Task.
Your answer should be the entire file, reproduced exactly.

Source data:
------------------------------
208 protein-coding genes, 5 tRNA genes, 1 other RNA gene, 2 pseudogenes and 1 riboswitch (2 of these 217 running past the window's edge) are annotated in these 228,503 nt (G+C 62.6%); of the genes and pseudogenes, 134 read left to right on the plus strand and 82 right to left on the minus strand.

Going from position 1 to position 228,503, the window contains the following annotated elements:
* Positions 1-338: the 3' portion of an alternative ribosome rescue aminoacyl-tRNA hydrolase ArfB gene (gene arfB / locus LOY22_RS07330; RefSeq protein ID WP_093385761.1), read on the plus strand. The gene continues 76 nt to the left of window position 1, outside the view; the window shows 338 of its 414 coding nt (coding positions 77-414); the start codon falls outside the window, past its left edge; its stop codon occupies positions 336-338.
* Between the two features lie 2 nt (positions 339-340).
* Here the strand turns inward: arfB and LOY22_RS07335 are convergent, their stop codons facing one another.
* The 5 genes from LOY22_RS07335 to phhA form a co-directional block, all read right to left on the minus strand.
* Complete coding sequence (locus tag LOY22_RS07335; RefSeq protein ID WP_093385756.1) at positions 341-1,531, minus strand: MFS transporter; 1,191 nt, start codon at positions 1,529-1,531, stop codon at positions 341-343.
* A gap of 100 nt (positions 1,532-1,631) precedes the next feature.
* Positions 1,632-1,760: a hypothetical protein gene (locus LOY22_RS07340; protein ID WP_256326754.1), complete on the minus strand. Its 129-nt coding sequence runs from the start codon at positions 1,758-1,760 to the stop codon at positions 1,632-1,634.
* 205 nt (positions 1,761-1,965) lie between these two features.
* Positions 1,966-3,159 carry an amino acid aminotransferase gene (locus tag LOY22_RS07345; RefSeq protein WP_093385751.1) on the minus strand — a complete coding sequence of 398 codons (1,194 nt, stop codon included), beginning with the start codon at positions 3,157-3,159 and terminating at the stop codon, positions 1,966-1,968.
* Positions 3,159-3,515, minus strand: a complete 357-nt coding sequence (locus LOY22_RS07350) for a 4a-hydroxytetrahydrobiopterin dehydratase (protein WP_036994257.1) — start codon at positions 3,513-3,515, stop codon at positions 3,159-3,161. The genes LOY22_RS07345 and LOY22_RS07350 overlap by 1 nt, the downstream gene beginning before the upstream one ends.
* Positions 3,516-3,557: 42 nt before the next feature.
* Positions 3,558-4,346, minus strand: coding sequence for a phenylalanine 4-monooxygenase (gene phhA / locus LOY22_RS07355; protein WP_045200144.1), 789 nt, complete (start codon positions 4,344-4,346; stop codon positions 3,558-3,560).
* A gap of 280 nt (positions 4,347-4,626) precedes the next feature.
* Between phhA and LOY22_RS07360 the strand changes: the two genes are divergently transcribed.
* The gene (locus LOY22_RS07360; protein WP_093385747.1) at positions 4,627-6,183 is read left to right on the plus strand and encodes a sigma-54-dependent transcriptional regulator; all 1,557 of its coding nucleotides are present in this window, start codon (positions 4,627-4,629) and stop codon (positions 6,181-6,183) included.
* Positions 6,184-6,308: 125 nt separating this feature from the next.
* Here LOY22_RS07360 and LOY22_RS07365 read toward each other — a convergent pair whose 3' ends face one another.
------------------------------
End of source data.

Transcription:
208 protein-coding genes, 5 tRNA genes, 1 other RNA gene, 2 pseudogenes and 1 riboswitch (2 of these 217 running past the window's edge) are annotated in these 228,503 nt (G+C 62.6%); of the genes and pseudogenes, 134 read left to right on the plus strand and 82 right to left on the minus strand.

Going from position 1 to position 228,503, the window contains the following annotated elements:
* Positions 1-338: the 3' portion of an alternative ribosome rescue aminoacyl-tRNA hydrolase ArfB gene (gene arfB / locus LOY22_RS07330; RefSeq protein ID WP_093385761.1), read on the plus strand. The gene continues 76 nt to the left of window position 1, outside the view; the window shows 338 of its 414 coding nt (coding positions 77-414); the start codon falls outside the window, past its left edge; its stop codon occupies positions 336-338.
* Between the two features lie 2 nt (positions 339-340).
* Here the strand turns inward: arfB and LOY22_RS07335 are convergent, their stop codons facing one another.
* The 5 genes from LOY22_RS07335 to phhA form a co-directional block, all read right to left on the minus strand.
* Complete coding sequence (locus tag LOY22_RS07335; RefSeq protein ID WP_093385756.1) at positions 341-1,531, minus strand: MFS transporter; 1,191 nt, start codon at positions 1,529-1,531, stop codon at positions 341-343.
* A gap of 100 nt (positions 1,532-1,631) precedes the next feature.
* Positions 1,632-1,760: a hypothetical protein gene (locus LOY22_RS07340; protein ID WP_256326754.1), complete on the minus strand. Its 129-nt coding sequence runs from the start codon at positions 1,758-1,760 to the stop codon at positions 1,632-1,634.
* 205 nt (positions 1,761-1,965) lie between these two features.
* Positions 1,966-3,159 carry an amino acid aminotransferase gene (locus tag LOY22_RS07345; RefSeq protein WP_093385751.1) on the minus strand — a complete coding sequence of 398 codons (1,194 nt, stop codon included), beginning with the start codon at positions 3,157-3,159 and terminating at the stop codon, positions 1,966-1,968.
* Positions 3,159-3,515, minus strand: a complete 357-nt coding sequence (locus LOY22_RS07350) for a 4a-hydroxytetrahydrobiopterin dehydratase (protein WP_036994257.1) — start codon at positions 3,513-3,515, stop codon at positions 3,159-3,161. The genes LOY22_RS07345 and LOY22_RS07350 overlap by 1 nt, the downstream gene beginning before the upstream one ends.
* Positions 3,516-3,557: 42 nt before the next feature.
* Positions 3,558-4,346, minus strand: coding sequence for a phenylalanine 4-monooxygenase (gene phhA / locus LOY22_RS07355; protein WP_045200144.1), 789 nt, complete (start codon positions 4,344-4,346; stop codon positions 3,558-3,560).
* A gap of 280 nt (positions 4,347-4,626) precedes the next feature.
* Between phhA and LOY22_RS07360 the strand changes: the two genes are divergently transcribed.
* The gene (locus LOY22_RS07360; protein WP_093385747.1) at positions 4,627-6,183 is read left to right on the plus strand and encodes a sigma-54-dependent transcriptional regulator; all 1,557 of its coding nucleotides are present in this window, start codon (positions 4,627-4,629) and stop codon (positions 6,181-6,183) included.
* Positions 6,184-6,308: 125 nt separating this feature from the next.
* Here LOY22_RS07360 and LOY22_RS07365 read toward each other — a convergent pair whose 3' ends face one another.